Food-grade vacuum tubing is linked to draw sap from multiple trees.

The sugar maple has a reputation as a powerhouse for maple syrup production — but it’s not the only maple game around. An interdisciplinary team of researchers led by the College of Forestry is at the forefront of a movement to tap into Oregon’s bigleaf maple. The goal? Put the Pacific Northwest on the maple syrup map.

“This is a great economic opportunity for Oregonians to build an industry centered around the bigleaf maple, particularly in western Oregon, where the tree is especially abundant,” says Eric Jones, the principal investigator for the project and assistant professor of practice at the College of Forestry.

So why hasn’t a bigleaf maple tapping industry taken off before in the Pacific Northwest? Economics. The bigleaf maple, acer macophyllum, has less sugar in its sap — usually about one-third to one-half — than the sugar maple. So instead of needing around 40 gallons of sap to make a gallon of syrup, as is the case with sugar maple, you need 80-90 gallons of bigleaf maple sap. But technology advancements like food-grade vacuum tubing that extract higher volumes of sap from trees and commercial reverse osmosis machines which remove 75 percent of water from the sap, have resulted in a cost-effective way to turn less sugary sap into syrup.

“This technology is a gamechanger for the bigleaf maple,” says Jones. To help establish a sustainable bigleaf maple industry in Oregon, Jones assembled a diverse research team including scholars and students from anthropology, food science, extension, geography, environmental arts and humanities, economics, ethnobiology and engineering. The U.S. Department of Agriculture awarded the team $1 million in funding through a pair of multi-year awards to promote the emerging industry, provide training and educate landowners interested in developing commercial enterprises.

“I think there’s a romance and infectious nature to tapping bigleaf maples and we’re trying to help landowners find the easiest and most economic and ecologically prudent path to get into ‘sugaring,’ as they refer to it in the maple industry,” says Jones.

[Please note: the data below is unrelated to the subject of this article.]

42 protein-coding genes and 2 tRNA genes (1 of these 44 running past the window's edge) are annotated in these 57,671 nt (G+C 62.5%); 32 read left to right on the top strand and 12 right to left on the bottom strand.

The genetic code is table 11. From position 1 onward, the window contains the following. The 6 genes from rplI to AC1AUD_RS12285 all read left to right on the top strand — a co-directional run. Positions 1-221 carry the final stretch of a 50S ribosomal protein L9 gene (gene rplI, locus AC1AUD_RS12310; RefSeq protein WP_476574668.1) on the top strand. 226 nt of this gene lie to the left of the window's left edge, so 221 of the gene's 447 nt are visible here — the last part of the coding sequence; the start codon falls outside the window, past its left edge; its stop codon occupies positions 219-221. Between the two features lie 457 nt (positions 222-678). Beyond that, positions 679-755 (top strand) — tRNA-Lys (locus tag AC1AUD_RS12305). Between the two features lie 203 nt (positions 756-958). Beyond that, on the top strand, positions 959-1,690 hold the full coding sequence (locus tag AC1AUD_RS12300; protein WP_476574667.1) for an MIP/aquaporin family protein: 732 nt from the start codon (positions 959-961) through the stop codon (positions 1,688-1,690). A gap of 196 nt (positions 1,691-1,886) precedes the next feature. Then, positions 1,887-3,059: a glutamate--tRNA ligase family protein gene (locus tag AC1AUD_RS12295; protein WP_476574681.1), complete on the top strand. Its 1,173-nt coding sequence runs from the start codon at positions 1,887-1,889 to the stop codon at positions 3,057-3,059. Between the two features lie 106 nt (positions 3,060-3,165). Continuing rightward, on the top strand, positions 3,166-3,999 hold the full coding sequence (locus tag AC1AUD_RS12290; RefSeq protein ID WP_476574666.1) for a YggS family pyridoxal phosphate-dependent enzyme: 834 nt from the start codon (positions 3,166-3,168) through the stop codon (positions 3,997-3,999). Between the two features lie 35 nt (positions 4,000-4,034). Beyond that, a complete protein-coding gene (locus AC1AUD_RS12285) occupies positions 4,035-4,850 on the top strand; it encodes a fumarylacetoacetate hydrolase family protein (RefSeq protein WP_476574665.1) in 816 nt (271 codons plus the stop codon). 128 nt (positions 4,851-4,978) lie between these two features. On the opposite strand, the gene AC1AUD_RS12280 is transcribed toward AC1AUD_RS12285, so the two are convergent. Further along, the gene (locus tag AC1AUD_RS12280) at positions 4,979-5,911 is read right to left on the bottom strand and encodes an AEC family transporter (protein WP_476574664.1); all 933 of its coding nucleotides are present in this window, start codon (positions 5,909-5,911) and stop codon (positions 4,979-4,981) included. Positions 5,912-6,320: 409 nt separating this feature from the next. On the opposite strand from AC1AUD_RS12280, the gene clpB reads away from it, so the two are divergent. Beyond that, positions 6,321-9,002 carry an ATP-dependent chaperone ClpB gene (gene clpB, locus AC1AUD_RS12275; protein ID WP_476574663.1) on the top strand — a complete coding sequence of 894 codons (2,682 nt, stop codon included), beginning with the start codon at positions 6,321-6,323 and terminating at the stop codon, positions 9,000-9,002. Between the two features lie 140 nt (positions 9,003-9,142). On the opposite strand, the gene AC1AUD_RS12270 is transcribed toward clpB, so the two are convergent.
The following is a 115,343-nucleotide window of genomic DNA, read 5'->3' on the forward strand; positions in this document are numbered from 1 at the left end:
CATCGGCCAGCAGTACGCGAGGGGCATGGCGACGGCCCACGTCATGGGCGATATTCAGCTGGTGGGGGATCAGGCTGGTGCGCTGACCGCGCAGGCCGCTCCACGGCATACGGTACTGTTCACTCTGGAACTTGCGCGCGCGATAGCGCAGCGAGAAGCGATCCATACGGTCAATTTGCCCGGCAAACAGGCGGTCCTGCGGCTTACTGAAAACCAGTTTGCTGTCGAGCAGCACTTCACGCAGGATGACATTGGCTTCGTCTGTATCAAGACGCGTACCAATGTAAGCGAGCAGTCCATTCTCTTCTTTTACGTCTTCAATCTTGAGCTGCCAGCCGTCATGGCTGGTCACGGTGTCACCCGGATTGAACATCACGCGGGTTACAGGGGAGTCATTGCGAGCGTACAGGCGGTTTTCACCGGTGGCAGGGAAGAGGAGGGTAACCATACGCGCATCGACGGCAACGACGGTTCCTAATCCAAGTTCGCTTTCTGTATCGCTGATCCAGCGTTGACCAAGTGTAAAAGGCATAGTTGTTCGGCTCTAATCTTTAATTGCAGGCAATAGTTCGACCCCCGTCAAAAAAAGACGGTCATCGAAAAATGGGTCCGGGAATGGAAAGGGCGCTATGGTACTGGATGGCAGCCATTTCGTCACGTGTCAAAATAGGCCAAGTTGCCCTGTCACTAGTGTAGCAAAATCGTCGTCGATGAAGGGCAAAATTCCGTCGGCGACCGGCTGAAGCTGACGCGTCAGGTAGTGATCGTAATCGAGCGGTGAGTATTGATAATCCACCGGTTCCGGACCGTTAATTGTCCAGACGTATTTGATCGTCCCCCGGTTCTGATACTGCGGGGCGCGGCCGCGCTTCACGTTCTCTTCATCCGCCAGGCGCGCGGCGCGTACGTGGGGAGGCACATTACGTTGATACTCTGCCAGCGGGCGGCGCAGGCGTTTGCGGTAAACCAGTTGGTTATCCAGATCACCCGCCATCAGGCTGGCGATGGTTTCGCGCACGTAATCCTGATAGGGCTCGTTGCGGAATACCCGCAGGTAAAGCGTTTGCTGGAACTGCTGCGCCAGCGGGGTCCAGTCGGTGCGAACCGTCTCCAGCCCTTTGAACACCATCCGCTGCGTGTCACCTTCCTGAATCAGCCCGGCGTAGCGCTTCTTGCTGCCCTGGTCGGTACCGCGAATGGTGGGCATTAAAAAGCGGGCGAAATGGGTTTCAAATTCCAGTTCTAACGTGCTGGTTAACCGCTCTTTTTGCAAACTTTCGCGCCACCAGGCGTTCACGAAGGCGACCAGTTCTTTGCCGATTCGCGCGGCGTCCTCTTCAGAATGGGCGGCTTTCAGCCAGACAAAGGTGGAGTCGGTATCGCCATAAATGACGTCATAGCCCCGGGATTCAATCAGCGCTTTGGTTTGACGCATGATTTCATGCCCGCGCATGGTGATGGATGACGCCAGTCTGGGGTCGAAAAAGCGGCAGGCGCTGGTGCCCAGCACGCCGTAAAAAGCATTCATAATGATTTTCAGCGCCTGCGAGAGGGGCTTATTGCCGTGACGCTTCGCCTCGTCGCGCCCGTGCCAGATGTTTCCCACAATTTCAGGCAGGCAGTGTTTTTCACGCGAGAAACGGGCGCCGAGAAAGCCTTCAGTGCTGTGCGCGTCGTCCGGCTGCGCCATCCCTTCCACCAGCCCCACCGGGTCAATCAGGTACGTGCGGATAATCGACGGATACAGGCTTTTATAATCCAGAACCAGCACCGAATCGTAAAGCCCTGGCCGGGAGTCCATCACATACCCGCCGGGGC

Bigleaf maple syrup

Besides producing maple syrup with a complex flavor profile, the bigleaf maple is the source of other products like nutritional maple water, edible flowers, honey, lumber, figured wood and firewood.

The research team is working to mitigate the risks involved with managing and sugaring bigleaf maples, including incorporating food safety standards into commercial production and investigating how wildlife, diseases and different climatic conditions affect bigleaf maple stands.

With climate change ushering in greater uncertainty about the future of Pacific Northwest forests, the team is interested in how the trees will fare under changing conditions. While hotter and drier weather in some areas will negatively impact bigleaf maple populations, the trees may prove resilient in certain microclimates. Jones is currently an advisor on a pilot project in Washington, where the group is planting thousands of bigleaf maple trees on old dairy land as part of a carbon offset program.

“The bigleaf maple is a tenacious tree, as any forester will attest to, and perhaps it has a role in helping mitigate climate change,” says Jones.

Jones hopes that a growing maple industry will invite people to develop a deeper appreciation for the land and find new ways to engage with each other and with Oregon’s biodiverse and ecologically complex environment.

“Our team of researchers is working hard to make the emerging bigleaf maple industry an inclusive and equitable economic opportunity,” Jones says. “We hope to ignite a bigleaf maple culture in the Pacific Northwest like the sugar maple culture in the Northeast.”

In May 2023, the team will hold the first bigleaf maple festival in Salem, Oregon. Learn more at

Eric Jones – CoF principal investigator
Melanie Douville + John Scheb – CoF graduate students
Barb Lachenbruch – CoF professor emeritus (tree physiology)
Ron Reuter – CoF associate professor (soil science)
Badege Bishaw – CoF courtesy faculty (agroforestry)
Tiffany Fegel – Forestry and Natural Resources, Extension coordinator
Lisa Price – OSU professor (ethnobiology)
Joy Waite-Cusic – OSU associate professor (food safety)
Ann Colonna – OSU senior faculty research assistant, (sensory testing)
Rebecca McLain – Portland State University (ethnography)

A version of this story appeared in the Spring 2023 issue of Focus on Forestry, the alumni magazine of the Oregon State University College of

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